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Colonial Mexico, Government

Juzgado, Viceroyalty of New Spain, Spanish monarchy, Audiencia, special tribunal

Soon after the conquest, Hernan Cortes established a basic but functional local governmental structure based on the municipality, or city. Municipalities controlled smaller towns and villages. In 1528 the Spanish monarchy established a high court, known as the Audiencia, and by 1530 it was staffed by well-trained judges and had established a degree of royal control. In 1535, nearly 15 years after the fall of the Aztec empire, the Spanish government established the Viceroyalty of New Spain and appointed the first Spanish viceroy, Antonio de Mendoza, who was an accomplished administrator. The viceroy served as the head of the Audiencia, chief executive of New Spain, and military leader of the viceroyalty under the title of captain-general.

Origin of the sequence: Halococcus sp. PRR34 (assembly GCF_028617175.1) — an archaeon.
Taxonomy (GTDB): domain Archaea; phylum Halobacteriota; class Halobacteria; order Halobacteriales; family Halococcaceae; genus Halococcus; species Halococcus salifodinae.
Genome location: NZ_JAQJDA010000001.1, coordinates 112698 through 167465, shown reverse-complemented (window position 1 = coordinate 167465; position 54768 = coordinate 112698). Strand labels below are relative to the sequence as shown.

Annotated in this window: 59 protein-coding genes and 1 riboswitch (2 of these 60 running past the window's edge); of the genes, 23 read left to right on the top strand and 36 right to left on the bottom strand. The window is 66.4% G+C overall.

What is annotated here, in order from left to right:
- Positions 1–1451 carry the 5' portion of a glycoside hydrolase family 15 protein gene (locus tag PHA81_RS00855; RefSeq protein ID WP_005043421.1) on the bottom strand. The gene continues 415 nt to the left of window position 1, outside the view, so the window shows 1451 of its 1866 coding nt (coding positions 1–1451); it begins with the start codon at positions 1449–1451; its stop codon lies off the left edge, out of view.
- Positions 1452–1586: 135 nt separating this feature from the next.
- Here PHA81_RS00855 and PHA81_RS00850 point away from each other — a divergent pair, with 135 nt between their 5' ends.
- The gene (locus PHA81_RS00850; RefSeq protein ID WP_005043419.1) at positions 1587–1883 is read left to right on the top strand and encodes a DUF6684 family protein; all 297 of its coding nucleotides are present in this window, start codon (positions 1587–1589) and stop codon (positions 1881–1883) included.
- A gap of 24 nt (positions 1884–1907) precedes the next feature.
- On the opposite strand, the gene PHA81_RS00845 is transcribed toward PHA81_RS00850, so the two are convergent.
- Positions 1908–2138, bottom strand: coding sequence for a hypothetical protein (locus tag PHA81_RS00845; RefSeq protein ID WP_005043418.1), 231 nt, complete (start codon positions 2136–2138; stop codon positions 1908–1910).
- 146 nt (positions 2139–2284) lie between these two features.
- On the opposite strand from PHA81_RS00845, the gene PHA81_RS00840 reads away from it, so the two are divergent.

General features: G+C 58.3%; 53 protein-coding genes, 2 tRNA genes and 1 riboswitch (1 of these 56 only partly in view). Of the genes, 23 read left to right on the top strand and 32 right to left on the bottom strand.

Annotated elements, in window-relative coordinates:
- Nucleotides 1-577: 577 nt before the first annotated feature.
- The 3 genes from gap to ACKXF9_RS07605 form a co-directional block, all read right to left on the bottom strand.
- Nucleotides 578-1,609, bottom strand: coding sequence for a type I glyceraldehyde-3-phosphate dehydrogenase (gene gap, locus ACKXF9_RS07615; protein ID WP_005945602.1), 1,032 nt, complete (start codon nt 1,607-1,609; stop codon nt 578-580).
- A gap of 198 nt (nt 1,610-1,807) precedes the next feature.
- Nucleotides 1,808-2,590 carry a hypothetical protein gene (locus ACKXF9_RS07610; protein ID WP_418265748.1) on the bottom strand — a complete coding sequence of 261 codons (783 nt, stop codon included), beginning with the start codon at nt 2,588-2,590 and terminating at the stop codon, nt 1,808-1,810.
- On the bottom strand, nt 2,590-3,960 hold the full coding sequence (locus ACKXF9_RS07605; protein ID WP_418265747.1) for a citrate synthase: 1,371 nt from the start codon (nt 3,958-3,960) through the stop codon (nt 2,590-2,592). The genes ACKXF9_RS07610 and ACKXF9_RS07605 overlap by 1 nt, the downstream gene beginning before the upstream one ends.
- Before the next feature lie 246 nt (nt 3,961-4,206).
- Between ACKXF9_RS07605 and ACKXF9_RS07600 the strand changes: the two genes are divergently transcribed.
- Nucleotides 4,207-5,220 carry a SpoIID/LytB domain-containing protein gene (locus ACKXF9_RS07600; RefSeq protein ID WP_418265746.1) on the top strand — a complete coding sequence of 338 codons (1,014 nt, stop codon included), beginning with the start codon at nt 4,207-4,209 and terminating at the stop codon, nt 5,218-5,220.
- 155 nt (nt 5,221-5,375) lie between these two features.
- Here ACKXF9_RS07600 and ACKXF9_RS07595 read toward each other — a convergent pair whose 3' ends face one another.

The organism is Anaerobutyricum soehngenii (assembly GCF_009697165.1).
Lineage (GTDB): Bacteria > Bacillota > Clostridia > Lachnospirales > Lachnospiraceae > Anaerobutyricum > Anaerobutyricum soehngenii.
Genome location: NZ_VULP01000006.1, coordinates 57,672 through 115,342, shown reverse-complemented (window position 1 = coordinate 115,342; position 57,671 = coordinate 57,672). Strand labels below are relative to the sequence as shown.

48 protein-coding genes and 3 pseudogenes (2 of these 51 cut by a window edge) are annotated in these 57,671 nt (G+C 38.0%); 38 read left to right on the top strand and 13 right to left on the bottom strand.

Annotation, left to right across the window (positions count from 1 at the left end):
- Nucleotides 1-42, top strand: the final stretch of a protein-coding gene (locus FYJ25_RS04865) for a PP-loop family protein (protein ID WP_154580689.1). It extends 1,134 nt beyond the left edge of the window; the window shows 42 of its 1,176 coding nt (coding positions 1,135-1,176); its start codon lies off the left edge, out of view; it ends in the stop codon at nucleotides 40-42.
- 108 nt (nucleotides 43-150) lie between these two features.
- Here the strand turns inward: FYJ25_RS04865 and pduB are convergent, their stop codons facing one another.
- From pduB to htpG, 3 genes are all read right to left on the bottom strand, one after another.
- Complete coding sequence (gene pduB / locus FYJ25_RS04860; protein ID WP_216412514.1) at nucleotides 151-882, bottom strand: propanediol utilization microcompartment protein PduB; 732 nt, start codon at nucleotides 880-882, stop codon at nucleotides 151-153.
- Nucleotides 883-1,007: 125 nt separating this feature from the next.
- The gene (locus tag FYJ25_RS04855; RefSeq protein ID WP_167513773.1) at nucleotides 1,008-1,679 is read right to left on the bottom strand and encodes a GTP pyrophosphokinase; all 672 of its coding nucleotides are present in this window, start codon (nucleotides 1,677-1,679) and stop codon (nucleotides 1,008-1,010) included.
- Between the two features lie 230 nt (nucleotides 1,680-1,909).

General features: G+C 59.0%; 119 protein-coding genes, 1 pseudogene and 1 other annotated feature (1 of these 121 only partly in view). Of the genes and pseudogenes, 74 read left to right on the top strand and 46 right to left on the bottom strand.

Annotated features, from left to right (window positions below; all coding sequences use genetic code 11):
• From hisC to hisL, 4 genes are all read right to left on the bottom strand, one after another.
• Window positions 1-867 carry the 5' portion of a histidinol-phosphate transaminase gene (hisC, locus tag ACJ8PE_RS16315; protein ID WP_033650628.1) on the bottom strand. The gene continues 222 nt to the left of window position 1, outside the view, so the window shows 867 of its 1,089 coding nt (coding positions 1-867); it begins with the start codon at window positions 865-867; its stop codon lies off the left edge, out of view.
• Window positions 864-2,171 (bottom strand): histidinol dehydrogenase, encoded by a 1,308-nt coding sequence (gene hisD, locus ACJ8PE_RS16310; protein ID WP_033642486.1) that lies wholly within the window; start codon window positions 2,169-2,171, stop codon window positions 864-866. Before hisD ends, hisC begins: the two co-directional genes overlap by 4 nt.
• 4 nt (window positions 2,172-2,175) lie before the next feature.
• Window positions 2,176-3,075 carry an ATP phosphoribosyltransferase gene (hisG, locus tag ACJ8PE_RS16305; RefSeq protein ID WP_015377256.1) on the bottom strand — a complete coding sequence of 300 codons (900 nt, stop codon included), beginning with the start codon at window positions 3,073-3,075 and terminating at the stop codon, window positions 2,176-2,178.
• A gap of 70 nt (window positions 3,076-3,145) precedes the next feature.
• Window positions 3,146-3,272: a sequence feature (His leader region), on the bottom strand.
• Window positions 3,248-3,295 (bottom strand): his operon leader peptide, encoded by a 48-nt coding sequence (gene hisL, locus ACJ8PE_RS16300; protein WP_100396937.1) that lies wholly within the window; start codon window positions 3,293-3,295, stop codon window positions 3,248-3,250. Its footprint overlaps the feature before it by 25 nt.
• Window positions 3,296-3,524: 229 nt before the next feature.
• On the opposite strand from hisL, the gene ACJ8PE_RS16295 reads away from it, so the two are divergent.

Theoretically, the viceroys controlled all of New Spain, which eventually included what is now Mexico, the Philippine Islands, Central America, the islands of the Antilles, California, New Mexico, and uncharted territory along the Gulf Coast. In reality, however, the viceroy exercised direct authority only over the central regions of New Spain. In other areas, distance and poor communications made it necessary to rely upon governors and other officials.

The administration of New Spain also relied on other bodies, including the Consulado (merchant guild), which dealt with commercial matters. A special tribunal, the Juzgado de Indios, was established in 1573 to hear appeals from Native Americans against the actions of district governors. A variety of lesser bodies dealt with the needs of a complex colonial society.

Article key phrases:

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